• McGuinn – Hillman (1981) (with Chris Hillman)

McGuinn appears on Willie Nile's 1991 Places I Have Never Been album. McGuinn also appears on the 1994 Arthur Alexander tribute album Adios Amigo: A Tribute to Arthur Alexander, performing a cover version of "Anna (Go to Him)". He contributed two tracks, "Banjo Cantata" and "Ramblin' On", to a compilation of banjo pieces released by Davon as Banjo Greats (Volumes 1 & 2), re-issued on CD by Tradition in 1996 as Banjo Jamboree. He has also performed the songs "It's Alright, Ma (I'm Only Bleeding)" and "Ballad of Easy Rider" which were included on the soundtrack of the film Easy Rider. Another soundtrack that features McGuinn is the 1977 film Ransom. McGuinn performed "Shoot 'Em" which appears on the anthology album Byrd Parts 2, released on Australia's Raven Records label in 2003. McGuinn also appears with Bruce Springsteen on the live download "Magic Tour Highlights (Live)" singing "Turn! Turn! Turn!" He also did guitar work in The Beach Boys' version of "California Dreaming" video. McGuinn contributed 12 string electric and harmonies to Will Dailey's track "Peace of Mind" from Torrent, Volume 1: Fashion of Distraction.


Year Single Chart positions Album
US MSR US Country CAN Country
1989 "You Ain't Going Nowhere"
(w/ Chris Hillman)
6 11 Will the Circle Be Unbroken: Volume Two
(Nitty Gritty Dirt Band album)
1991 "King of the Hill" 2 Back from Rio
"Someone to Love" 12


  1. ^ "Roger McGuinn". Encyclopædia Britannica. Retrieved September 21, 2008.
  2. ^ a b c d e f g h i j k Hibbert, Tom (March 5, 1991). "The Jingle Jangle Man". Q Magazine. 55: 42–46.
  3. ^ a b Colin Larkin, ed. (1997). The Virgin Encyclopedia of Popular Music (Concise ed.). Virgin Books. pp. 821/2. ISBN 1-85227-745-9.
  4. ^ Who's Who of American Women, Marquis Who's Who, 1973, p. 547
  5. ^ Catalog of Copyright Entries, third series, Library of Congress Copyright Office, 1947, p. 94
  6. ^ a b "Roger McGuinn". Retrieved March 18, 2011.
  7. ^ Bob Mehr (February 14, 2009). "Byrds' Roger McGuinn gets to root of his music passion at folk conference". Space Times News. cripps Interactive Newspapers Group. Retrieved March 17, 2011.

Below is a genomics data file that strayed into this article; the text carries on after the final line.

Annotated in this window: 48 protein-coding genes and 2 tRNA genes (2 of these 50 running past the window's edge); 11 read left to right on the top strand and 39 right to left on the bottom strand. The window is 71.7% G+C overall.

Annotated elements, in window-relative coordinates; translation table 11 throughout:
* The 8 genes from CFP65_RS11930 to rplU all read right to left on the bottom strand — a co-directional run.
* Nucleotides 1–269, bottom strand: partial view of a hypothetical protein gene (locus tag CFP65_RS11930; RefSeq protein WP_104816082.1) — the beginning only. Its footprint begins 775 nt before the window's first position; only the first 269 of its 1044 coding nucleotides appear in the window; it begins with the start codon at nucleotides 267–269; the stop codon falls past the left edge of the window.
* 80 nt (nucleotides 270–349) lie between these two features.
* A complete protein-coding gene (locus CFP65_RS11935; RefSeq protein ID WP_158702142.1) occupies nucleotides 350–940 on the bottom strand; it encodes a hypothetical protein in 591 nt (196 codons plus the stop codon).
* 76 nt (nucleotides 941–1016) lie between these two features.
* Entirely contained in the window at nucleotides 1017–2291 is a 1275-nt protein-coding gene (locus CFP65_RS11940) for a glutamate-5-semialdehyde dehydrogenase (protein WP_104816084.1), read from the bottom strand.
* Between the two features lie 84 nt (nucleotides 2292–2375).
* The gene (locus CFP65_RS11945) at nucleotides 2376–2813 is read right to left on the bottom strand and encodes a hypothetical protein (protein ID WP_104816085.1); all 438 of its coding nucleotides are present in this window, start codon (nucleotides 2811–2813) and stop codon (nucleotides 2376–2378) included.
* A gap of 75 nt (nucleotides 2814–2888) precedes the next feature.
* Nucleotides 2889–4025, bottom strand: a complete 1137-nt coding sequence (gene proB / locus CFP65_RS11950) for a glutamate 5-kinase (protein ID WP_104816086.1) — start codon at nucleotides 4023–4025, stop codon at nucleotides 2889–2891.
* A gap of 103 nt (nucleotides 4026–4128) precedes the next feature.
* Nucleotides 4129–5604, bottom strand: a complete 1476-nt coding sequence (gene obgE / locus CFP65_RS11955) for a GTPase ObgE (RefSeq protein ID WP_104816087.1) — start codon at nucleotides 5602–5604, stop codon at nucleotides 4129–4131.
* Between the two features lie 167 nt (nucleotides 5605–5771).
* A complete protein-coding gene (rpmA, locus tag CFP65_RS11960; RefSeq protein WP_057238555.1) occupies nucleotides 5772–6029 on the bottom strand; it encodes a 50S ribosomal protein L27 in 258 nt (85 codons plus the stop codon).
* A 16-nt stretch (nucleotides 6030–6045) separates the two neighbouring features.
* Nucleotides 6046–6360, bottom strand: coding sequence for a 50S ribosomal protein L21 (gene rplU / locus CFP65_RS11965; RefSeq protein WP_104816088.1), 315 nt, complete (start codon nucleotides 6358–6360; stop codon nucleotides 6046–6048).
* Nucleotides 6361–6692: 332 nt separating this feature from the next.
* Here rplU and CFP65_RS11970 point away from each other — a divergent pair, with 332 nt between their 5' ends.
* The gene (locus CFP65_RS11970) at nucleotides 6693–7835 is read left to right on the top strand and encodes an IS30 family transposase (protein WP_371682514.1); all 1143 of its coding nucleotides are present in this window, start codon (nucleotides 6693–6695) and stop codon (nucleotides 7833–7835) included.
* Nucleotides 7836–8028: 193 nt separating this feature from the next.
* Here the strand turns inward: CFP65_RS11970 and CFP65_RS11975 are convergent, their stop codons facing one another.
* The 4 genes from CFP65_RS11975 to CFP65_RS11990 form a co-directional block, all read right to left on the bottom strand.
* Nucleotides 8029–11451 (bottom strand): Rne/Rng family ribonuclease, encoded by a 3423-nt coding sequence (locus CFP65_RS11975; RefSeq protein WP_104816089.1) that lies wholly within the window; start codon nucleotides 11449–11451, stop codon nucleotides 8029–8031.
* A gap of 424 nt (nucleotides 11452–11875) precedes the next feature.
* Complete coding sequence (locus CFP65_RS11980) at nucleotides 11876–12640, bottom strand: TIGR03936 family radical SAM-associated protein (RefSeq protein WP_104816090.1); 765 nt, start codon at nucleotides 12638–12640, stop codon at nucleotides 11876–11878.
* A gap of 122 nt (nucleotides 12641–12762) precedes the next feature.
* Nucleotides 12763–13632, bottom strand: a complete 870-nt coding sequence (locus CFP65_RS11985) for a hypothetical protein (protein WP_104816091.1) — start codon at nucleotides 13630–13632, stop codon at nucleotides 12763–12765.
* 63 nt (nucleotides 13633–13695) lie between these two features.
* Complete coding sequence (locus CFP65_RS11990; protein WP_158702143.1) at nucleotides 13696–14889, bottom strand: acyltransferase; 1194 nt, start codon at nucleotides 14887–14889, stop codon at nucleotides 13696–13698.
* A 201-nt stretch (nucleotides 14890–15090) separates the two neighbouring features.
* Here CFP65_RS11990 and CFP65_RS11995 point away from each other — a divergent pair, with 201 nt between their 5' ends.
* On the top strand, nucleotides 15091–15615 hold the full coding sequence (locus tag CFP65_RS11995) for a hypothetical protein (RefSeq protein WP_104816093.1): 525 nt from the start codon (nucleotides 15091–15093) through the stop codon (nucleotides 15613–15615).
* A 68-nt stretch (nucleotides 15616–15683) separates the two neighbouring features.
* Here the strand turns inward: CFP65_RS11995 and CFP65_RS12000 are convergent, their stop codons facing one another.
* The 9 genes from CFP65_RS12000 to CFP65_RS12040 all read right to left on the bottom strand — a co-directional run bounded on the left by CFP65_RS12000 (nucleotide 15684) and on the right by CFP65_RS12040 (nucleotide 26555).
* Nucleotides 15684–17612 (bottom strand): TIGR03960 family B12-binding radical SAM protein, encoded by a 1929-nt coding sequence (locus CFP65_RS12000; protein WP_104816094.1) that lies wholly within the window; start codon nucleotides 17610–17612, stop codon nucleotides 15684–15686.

8. ^ "Roger McGuinn – Rickenbacker 360/12". Iconic Guitar. Retrieved March 17, 2011.
  9. ^ "The Byrds Biography". The Inductess: The Rock and Roll Hall of Fame. The Rock and Roll Hall of Fame Museum. 2010. Retrieved March 17, 2011.
  10. ^ "Roger McGuinn tour dates, 1981-present". Retrieved March 28, 2017.
  11. ^ Blackstock, Peter (November 18, 2018). "A 'Sweetheart' of a Tour". The Austin-American Statesman. Retrieved May 2, 2022.
  12. ^ Arnold, Thomas (April 23, 2022). "Roger McGuinn Solo Concert Review: Still Soaring at 79". Best Classic Bands. Retrieved May 2, 2022.
  13. ^ "Transcript – Lars Ulrich, Roger McGuinn Testify Before Senate Judiciary Committee on Downloading Music on the Internet – July 11, 2000". Cable News Network. Retrieved September 21, 2008.
  14. ^ "Hard Listening - Coming June 18th 2013". June 18, 2013. Retrieved March 28, 2017.
  15. ^ Swift, Glenn R. (December 2008). "On Stage: Roger McGuinn" (PDF). PBG Lifestyle Magazine. Archived from the original (PDF) on August 17, 2011. Retrieved August 6, 2011.
  16. ^ Fricke, David (August 23, 1990). "Roger McGuinn". Rolling Stone. Retrieved October 7, 2019.
  17. ^ "Roger McGuinn : Biography". Retrieved March 28, 2017.
  18. ^ Moring, Mark (January 6, 2004). "No Ordinary Folk". Christianity Today. Christianity Today International. Retrieved November 26, 2011.
  19. ^ "A Different Calling". blue cloud abbey. Retrieved September 8, 2019.
  20. ^ "Roger McGuinn on Twitter: "I don't like Trump."". Twitter. September 20, 2016. Retrieved March 28, 2017.
  21. ^ "J ROGER MCGUINN - DOB: 1942/07/13 - Orlando, FL - Florida Resident Database". Archived from the original on December 21, 2016. Retrieved December 6, 2016.
  22. ^ "FEC Individual Contribution Search Results". Archived from the original on December 20, 2016. Retrieved December 6, 2016.
  23. ^ "Roger McGuinn on Twitter: "Vote yes on Prop. 2 and No on Prop 1 "". Twitter. October 18, 2016. Retrieved March 28, 2017.
  24. ^ Merry Christmas by Roger McGuinn, retrieved May 16, 2021

External links[edit]